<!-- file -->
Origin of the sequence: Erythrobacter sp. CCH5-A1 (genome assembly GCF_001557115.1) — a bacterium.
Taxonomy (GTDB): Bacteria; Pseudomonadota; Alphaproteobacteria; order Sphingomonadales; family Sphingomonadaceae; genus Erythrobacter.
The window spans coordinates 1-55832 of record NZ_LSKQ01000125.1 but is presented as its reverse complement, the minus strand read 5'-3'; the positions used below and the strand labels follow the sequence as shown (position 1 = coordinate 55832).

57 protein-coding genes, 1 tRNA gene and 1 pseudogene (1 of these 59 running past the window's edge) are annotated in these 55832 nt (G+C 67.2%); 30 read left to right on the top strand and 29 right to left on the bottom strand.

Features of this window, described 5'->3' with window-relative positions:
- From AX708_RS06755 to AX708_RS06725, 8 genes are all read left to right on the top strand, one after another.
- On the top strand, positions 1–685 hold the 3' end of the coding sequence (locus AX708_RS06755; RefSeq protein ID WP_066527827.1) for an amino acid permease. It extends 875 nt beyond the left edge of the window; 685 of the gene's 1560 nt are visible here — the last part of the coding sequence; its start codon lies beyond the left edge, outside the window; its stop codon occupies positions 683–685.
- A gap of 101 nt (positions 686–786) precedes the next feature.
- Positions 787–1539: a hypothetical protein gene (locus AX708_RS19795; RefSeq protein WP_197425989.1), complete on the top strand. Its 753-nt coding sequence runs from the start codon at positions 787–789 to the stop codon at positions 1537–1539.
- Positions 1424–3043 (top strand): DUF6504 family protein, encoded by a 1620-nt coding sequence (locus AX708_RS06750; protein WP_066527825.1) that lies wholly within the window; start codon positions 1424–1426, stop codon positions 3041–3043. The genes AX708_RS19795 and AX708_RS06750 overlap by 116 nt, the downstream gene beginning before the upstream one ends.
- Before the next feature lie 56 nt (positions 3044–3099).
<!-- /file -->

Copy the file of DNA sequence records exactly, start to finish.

Origin of the sequence: Erythrobacter sp. CCH5-A1 (genome assembly GCF_001557115.1) — a bacterium.
Taxonomy (GTDB): Bacteria; Pseudomonadota; Alphaproteobacteria; order Sphingomonadales; family Sphingomonadaceae; genus Erythrobacter.
The window spans coordinates 1-55832 of record NZ_LSKQ01000125.1 but is presented as its reverse complement, the minus strand read 5'-3'; the positions used below and the strand labels follow the sequence as shown (position 1 = coordinate 55832).

57 protein-coding genes, 1 tRNA gene and 1 pseudogene (1 of these 59 running past the window's edge) are annotated in these 55832 nt (G+C 67.2%); 30 read left to right on the top strand and 29 right to left on the bottom strand.

Features of this window, described 5'->3' with window-relative positions:
- From AX708_RS06755 to AX708_RS06725, 8 genes are all read left to right on the top strand, one after another.
- On the top strand, positions 1–685 hold the 3' end of the coding sequence (locus AX708_RS06755; RefSeq protein ID WP_066527827.1) for an amino acid permease. It extends 875 nt beyond the left edge of the window; 685 of the gene's 1560 nt are visible here — the last part of the coding sequence; its start codon lies beyond the left edge, outside the window; its stop codon occupies positions 683–685.
- A gap of 101 nt (positions 686–786) precedes the next feature.
- Positions 787–1539: a hypothetical protein gene (locus AX708_RS19795; RefSeq protein WP_197425989.1), complete on the top strand. Its 753-nt coding sequence runs from the start codon at positions 787–789 to the stop codon at positions 1537–1539.
- Positions 1424–3043 (top strand): DUF6504 family protein, encoded by a 1620-nt coding sequence (locus AX708_RS06750; protein WP_066527825.1) that lies wholly within the window; start codon positions 1424–1426, stop codon positions 3041–3043. The genes AX708_RS19795 and AX708_RS06750 overlap by 116 nt, the downstream gene beginning before the upstream one ends.
- Before the next feature lie 56 nt (positions 3044–3099).